Althea and Oliver by Cristina Moracho: Book Review

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Synopsis: What if you live for the moment when life goes off the rails—and then one day there’s no one left to help you get it back on track?

Althea Carter and Oliver McKinley have been best friends since they were six; she’s the fist-fighting instigator to his peacemaker, the artist whose vision balances his scientific bent. Now, as their junior year of high school comes to a close, Althea has begun to want something more than just best-friendship. Oliver, for his part, simply wants life to go back to normal, but when he wakes up one morning with no memory of the past three weeks, he can’t deny any longer that something is seriously wrong with him. And then Althea makes the worst bad decision ever, and her relationship with Oliver is shattered. He leaves town for a clinical study in New York, resolving to repair whatever is broken in his brain, while she gets into her battered Camry and drives up the coast after him, determined to make up for what she’s done.

Their journey will take them from the rooftops, keg parties, and all-ages shows of their North Carolina hometown to the pool halls, punk houses, and hospitals of New York City before they once more stand together and face their chances. Set in the DIY, mix tape, and zine culture of the mid-1990s, Cristina Moracho’s whip-smart debut is an achingly real story about identity, illness, and love—and why bad decisions sometimes feel so good

Date Published: October 19, 2014

Publisher: Viking Books for Young Readers

No. of pages: 364

Date Read: February 23, 2015

Source: A gift from a dear friend

Review:

This book is anything but typical.

Do not expect the mushy cheesy type. Do not expect swooning and gushing. Do not expect for the typical love story. Expect what real raw love is. Expect the unconventional affection. Expect that reality isn’t always as beautiful as you hoped it to be, that reality is reality and most often than not, it is ugly.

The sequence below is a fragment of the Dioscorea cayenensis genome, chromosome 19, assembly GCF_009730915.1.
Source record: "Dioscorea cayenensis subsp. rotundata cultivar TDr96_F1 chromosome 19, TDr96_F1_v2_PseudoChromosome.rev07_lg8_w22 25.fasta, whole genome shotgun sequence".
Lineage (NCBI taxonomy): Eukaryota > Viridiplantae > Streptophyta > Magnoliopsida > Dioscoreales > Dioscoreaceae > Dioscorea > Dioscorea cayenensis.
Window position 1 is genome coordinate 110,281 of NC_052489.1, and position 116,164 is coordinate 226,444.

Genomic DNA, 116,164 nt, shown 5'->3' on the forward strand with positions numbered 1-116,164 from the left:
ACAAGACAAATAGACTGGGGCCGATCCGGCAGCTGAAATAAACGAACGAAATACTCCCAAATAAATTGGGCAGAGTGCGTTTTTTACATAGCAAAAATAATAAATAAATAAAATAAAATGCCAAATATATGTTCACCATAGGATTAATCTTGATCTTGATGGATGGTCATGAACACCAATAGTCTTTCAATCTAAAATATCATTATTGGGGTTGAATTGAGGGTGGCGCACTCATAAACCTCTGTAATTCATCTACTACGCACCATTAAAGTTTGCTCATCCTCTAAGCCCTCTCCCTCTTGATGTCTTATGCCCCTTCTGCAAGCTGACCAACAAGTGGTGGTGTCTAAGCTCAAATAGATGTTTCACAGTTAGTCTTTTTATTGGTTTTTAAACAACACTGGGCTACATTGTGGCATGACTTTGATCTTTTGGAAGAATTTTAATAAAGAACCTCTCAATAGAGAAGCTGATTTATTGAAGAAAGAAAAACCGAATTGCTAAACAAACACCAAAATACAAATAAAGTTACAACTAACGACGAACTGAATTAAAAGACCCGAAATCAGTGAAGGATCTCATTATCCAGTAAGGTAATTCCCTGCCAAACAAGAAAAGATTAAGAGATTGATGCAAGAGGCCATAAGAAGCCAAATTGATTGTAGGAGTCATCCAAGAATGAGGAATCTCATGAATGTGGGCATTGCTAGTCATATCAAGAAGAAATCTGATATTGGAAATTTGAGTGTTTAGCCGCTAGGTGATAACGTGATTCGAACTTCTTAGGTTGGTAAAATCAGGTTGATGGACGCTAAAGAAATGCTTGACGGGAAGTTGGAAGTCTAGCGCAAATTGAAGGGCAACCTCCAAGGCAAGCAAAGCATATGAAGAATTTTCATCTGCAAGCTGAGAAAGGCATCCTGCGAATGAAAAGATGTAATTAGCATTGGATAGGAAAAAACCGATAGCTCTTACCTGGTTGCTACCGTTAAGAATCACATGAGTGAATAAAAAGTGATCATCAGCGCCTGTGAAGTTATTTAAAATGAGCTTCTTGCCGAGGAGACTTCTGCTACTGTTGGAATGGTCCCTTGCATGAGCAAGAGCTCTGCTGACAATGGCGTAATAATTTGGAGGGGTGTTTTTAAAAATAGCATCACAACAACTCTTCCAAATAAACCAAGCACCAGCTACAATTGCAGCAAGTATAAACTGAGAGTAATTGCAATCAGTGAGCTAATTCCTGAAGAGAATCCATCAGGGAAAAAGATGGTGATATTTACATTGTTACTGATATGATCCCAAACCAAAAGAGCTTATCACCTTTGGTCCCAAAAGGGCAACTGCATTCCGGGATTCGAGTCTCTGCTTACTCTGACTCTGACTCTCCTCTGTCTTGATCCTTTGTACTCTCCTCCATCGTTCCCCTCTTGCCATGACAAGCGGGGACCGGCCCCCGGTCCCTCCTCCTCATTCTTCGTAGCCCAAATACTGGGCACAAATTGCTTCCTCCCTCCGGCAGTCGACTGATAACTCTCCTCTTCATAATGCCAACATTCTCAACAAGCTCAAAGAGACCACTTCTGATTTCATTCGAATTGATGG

From the moment I read the synopsis, about two best friends, one wanting more than friendship and is set in mid 90’s with mix tapes and whatnot – I was practically sold! I wanted to read the book, I wanted it so bad. Plus the blurb that said “Althea can’t stop falling in love, Oliver can’t stop falling asleep.” kind of drew me in. This kind of story was what my heart was aching for when I read the synopsis. I just knew there’s no way I am going to pass this one up.

I started reading it the 1st of February and it took me 23 freaking days to finish it. I’m not usually like this, but this book was painfully slow. There are parts that just dragged on and on and still the story was never close to resolution. There are parts that weren’t necessary at all, the novel could definitely do without it. It was well-written, however the writing style was, kind of hard to get into, there are parts that I had a hard time understanding who was actually being referred to. Take this for an instance, in a paragraph two characters were involved, let’s say Valerie and Althea, then the author would use the pronoun she and I was left rereading the whole paragraph as to who that she was referring to. And this didn’t happen once, it happened pretty often, I will be left thinking if I kind of lost my comprehending skills along the way – or maybe the fact that the story didn’t grip me in ways I expected it to can be considered a factor as to why I had a hard time reading it. Also the book did not really highlight the 90s you can actually mistake it to be set today – it was a let down, really.

Althea and Oliver were not your average teenagers, Oliver had this very odd illness and just wanted for things to go back to normal and Althea was this rebellious girl, who constantly craves for Oliver’s attention. Yes, it was as complex as its sounds. I loved Althea’s boldness and stubbornness, just as much as I hated Oliver’s selfishness. The story weaved through this complicated mess of unrequited love. I would like to commend the author’s attempt on veering away from what the majority of people would want to see in a book, The novel offered a new flavor to YA, and I truly admire the author for it. This is a good coming-of-age story. however, as much as I want to force myself into loving it, this book isn’t for me.

Will I be reading more of Cristina Moracho’s work? Yeah, sure. Maybe I would like to see a first person point of view. Maybe then, I could be comfortable with the writing style. All in all, it’s a good book.

Rating: 3 stars

It’s still good and it still hurts.

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